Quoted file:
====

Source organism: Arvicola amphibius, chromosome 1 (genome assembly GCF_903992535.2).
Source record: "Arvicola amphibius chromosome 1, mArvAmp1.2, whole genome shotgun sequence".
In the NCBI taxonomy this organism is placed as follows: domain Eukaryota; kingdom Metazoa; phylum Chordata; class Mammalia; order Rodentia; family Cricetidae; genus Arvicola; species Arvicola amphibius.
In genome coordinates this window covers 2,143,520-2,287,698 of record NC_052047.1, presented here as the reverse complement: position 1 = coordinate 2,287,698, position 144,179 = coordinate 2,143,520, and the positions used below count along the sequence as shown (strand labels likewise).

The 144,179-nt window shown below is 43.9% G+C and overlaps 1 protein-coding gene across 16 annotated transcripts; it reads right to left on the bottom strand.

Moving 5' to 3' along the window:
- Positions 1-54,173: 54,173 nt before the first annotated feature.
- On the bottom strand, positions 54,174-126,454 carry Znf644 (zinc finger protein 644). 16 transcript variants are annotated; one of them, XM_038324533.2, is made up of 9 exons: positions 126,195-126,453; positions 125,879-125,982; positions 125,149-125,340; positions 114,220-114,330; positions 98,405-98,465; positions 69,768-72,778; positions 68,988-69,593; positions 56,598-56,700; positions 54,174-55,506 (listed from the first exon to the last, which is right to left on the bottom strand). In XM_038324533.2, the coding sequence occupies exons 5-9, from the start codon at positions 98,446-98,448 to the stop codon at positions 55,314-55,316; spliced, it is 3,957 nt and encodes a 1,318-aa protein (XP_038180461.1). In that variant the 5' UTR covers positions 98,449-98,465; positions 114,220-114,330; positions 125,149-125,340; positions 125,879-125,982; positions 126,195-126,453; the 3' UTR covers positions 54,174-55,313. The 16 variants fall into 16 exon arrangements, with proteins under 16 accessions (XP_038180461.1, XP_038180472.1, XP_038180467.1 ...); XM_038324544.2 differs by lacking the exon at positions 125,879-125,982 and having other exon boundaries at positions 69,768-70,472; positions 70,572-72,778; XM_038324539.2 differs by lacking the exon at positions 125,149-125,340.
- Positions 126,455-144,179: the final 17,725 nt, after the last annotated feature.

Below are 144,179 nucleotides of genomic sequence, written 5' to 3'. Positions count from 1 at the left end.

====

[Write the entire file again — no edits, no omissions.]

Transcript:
Source organism: Arvicola amphibius, chromosome 1 (genome assembly GCF_903992535.2).
Source record: "Arvicola amphibius chromosome 1, mArvAmp1.2, whole genome shotgun sequence".
In the NCBI taxonomy this organism is placed as follows: domain Eukaryota; kingdom Metazoa; phylum Chordata; class Mammalia; order Rodentia; family Cricetidae; genus Arvicola; species Arvicola amphibius.
In genome coordinates this window covers 2,143,520-2,287,698 of record NC_052047.1, presented here as the reverse complement: position 1 = coordinate 2,287,698, position 144,179 = coordinate 2,143,520, and the positions used below count along the sequence as shown (strand labels likewise).

The 144,179-nt window shown below is 43.9% G+C and overlaps 1 protein-coding gene across 16 annotated transcripts; it reads right to left on the bottom strand.

Moving 5' to 3' along the window:
- Positions 1-54,173: 54,173 nt before the first annotated feature.
- On the bottom strand, positions 54,174-126,454 carry Znf644 (zinc finger protein 644). 16 transcript variants are annotated; one of them, XM_038324533.2, is made up of 9 exons: positions 126,195-126,453; positions 125,879-125,982; positions 125,149-125,340; positions 114,220-114,330; positions 98,405-98,465; positions 69,768-72,778; positions 68,988-69,593; positions 56,598-56,700; positions 54,174-55,506 (listed from the first exon to the last, which is right to left on the bottom strand). In XM_038324533.2, the coding sequence occupies exons 5-9, from the start codon at positions 98,446-98,448 to the stop codon at positions 55,314-55,316; spliced, it is 3,957 nt and encodes a 1,318-aa protein (XP_038180461.1). In that variant the 5' UTR covers positions 98,449-98,465; positions 114,220-114,330; positions 125,149-125,340; positions 125,879-125,982; positions 126,195-126,453; the 3' UTR covers positions 54,174-55,313. The 16 variants fall into 16 exon arrangements, with proteins under 16 accessions (XP_038180461.1, XP_038180472.1, XP_038180467.1 ...); XM_038324544.2 differs by lacking the exon at positions 125,879-125,982 and having other exon boundaries at positions 69,768-70,472; positions 70,572-72,778; XM_038324539.2 differs by lacking the exon at positions 125,149-125,340.
- Positions 126,455-144,179: the final 17,725 nt, after the last annotated feature.

Below are 144,179 nucleotides of genomic sequence, written 5' to 3'. Positions count from 1 at the left end.